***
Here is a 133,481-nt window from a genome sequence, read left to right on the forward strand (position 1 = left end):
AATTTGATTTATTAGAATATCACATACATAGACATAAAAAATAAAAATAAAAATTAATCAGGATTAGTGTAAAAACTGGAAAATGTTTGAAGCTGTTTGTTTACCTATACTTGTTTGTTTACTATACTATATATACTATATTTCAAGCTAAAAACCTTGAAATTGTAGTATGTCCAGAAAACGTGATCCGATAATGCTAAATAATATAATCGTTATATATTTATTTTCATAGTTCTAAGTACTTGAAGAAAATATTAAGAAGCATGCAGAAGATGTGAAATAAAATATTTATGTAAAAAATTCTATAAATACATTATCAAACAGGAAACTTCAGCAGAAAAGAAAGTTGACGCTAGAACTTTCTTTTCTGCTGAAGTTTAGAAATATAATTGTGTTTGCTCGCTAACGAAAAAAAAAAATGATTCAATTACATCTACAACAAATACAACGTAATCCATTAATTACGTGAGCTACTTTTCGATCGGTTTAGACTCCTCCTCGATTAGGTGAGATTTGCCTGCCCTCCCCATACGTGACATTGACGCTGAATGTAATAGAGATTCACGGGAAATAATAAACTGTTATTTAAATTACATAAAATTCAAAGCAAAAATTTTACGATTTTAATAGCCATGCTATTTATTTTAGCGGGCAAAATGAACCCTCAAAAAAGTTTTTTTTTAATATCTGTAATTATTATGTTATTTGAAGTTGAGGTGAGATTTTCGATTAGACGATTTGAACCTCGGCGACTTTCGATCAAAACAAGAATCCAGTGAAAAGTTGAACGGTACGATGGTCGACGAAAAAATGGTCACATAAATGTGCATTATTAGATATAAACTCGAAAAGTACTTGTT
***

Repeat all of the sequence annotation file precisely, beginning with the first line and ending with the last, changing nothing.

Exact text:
Here is a 133,481-nt window from a genome sequence, read left to right on the forward strand (position 1 = left end):
AATTTGATTTATTAGAATATCACATACATAGACATAAAAAATAAAAATAAAAATTAATCAGGATTAGTGTAAAAACTGGAAAATGTTTGAAGCTGTTTGTTTACCTATACTTGTTTGTTTACTATACTATATATACTATATTTCAAGCTAAAAACCTTGAAATTGTAGTATGTCCAGAAAACGTGATCCGATAATGCTAAATAATATAATCGTTATATATTTATTTTCATAGTTCTAAGTACTTGAAGAAAATATTAAGAAGCATGCAGAAGATGTGAAATAAAATATTTATGTAAAAAATTCTATAAATACATTATCAAACAGGAAACTTCAGCAGAAAAGAAAGTTGACGCTAGAACTTTCTTTTCTGCTGAAGTTTAGAAATATAATTGTGTTTGCTCGCTAACGAAAAAAAAAAATGATTCAATTACATCTACAACAAATACAACGTAATCCATTAATTACGTGAGCTACTTTTCGATCGGTTTAGACTCCTCCTCGATTAGGTGAGATTTGCCTGCCCTCCCCATACGTGACATTGACGCTGAATGTAATAGAGATTCACGGGAAATAATAAACTGTTATTTAAATTACATAAAATTCAAAGCAAAAATTTTACGATTTTAATAGCCATGCTATTTATTTTAGCGGGCAAAATGAACCCTCAAAAAAGTTTTTTTTTAATATCTGTAATTATTATGTTATTTGAAGTTGAGGTGAGATTTTCGATTAGACGATTTGAACCTCGGCGACTTTCGATCAAAACAAGAATCCAGTGAAAAGTTGAACGGTACGATGGTCGACGAAAAAATGGTCACATAAATGTGCATTATTAGATATAAACTCGAAAAGTACTTGTT